When we encounter these devices on customer vehicles, our standard procedure is to disable the interlock device. Armed with instructions from the interlock manufacturer, we bypassed the interlock and proceeded with the diagnostic process.

In my experience (and likely yours also), the ignition switches in GM trucks have had frequent issues for years. With that experience in mind, I hooked up my Fluke digital multimeter (DMM) to the Ign 0 fuse and monitored the voltage. Typically, the voltage drop occurs after the start command. After multiple attempts I could not see the voltage drop. I then set up the DMM to record the events. I started the truck and left it idling for about 20 minutes. When I returned to check the meter, I discovered a low reading of 6.2 volts on the recorded data. Since these ignition switches have been problematic, my recommendation was to replace it with an OEM ACDelco part. The customer authorized the repair, so we replaced the part, cleared codes and rechecked the operation of the unit. Everything was now working normally. From that point, we removed the bypass from the interlock and then released the vehicle to the customer.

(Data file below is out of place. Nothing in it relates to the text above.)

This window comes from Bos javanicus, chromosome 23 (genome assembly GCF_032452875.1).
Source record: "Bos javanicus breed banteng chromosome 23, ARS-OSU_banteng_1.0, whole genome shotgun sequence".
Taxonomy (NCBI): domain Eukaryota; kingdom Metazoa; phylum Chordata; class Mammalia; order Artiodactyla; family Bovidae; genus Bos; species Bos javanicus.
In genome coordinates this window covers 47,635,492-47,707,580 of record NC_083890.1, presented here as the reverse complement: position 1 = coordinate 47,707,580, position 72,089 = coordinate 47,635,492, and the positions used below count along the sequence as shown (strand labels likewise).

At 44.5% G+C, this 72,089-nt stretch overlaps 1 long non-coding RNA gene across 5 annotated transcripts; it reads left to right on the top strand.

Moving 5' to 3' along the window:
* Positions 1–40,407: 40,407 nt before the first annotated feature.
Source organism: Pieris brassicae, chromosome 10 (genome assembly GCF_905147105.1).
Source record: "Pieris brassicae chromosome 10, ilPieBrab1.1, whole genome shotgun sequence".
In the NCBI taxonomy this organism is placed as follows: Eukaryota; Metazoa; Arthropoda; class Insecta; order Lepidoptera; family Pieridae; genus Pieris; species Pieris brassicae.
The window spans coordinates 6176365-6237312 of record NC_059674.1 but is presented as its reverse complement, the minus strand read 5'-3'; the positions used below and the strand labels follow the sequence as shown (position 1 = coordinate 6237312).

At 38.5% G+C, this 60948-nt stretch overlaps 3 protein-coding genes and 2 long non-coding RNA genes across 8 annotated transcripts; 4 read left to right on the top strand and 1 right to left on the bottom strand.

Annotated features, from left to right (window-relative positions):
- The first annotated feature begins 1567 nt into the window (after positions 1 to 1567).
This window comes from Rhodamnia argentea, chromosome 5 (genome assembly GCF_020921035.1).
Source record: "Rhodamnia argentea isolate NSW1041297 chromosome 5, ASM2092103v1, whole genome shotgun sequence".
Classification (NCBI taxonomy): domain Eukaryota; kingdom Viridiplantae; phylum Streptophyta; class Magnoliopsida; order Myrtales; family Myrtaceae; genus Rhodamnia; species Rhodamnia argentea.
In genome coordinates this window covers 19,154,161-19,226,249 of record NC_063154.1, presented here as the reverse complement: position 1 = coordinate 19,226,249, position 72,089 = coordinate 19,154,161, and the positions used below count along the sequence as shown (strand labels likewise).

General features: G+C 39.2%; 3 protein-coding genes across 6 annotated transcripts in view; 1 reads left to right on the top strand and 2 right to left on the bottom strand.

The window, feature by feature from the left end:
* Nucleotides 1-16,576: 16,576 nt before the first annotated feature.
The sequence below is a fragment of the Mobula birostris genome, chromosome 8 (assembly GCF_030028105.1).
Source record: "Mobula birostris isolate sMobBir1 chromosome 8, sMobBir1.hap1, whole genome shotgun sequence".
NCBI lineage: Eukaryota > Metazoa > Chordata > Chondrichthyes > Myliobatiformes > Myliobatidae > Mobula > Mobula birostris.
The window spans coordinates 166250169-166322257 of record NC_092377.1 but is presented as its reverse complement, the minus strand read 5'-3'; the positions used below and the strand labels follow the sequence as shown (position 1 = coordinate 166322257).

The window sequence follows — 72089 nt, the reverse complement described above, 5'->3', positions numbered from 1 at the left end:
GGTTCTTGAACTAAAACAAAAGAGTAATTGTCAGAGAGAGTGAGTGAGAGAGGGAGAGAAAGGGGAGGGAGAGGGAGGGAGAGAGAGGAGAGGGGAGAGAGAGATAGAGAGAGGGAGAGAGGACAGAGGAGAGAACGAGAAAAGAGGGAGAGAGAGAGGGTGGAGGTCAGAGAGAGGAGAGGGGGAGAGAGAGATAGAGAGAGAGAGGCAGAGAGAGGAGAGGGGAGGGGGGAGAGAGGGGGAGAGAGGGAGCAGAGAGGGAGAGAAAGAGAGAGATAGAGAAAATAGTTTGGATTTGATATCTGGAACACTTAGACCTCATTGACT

Unfortunately, the customer called the next day and said, “It’s doing the same thing again!” Those are six words you never want to hear. Early the next morning, the customer dropped the vehicle off with us again. This time I decided to leave the interlock intact and proceed with the diagnosis again. A scan showed that the same codes as found previously had returned, so I hooked up the DMM to the fuse again to try to see a voltage drop in the circuit. After multiple attempts I could not find an issue, and the vehicle did not set the codes again.

I then moved the DMM lead, back-probing right at the transmission connector, with no issue found there. I decided to road-test the vehicle some more, thinking that we might have had an intermittent connection somewhere and a road test might replicate the issue. Now remember, this vehicle has an interlock installed that the driver must blow into before starting the vehicle, again after five minutes of driving and then every 15 minutes after that. This made the road test a bit different from the norm.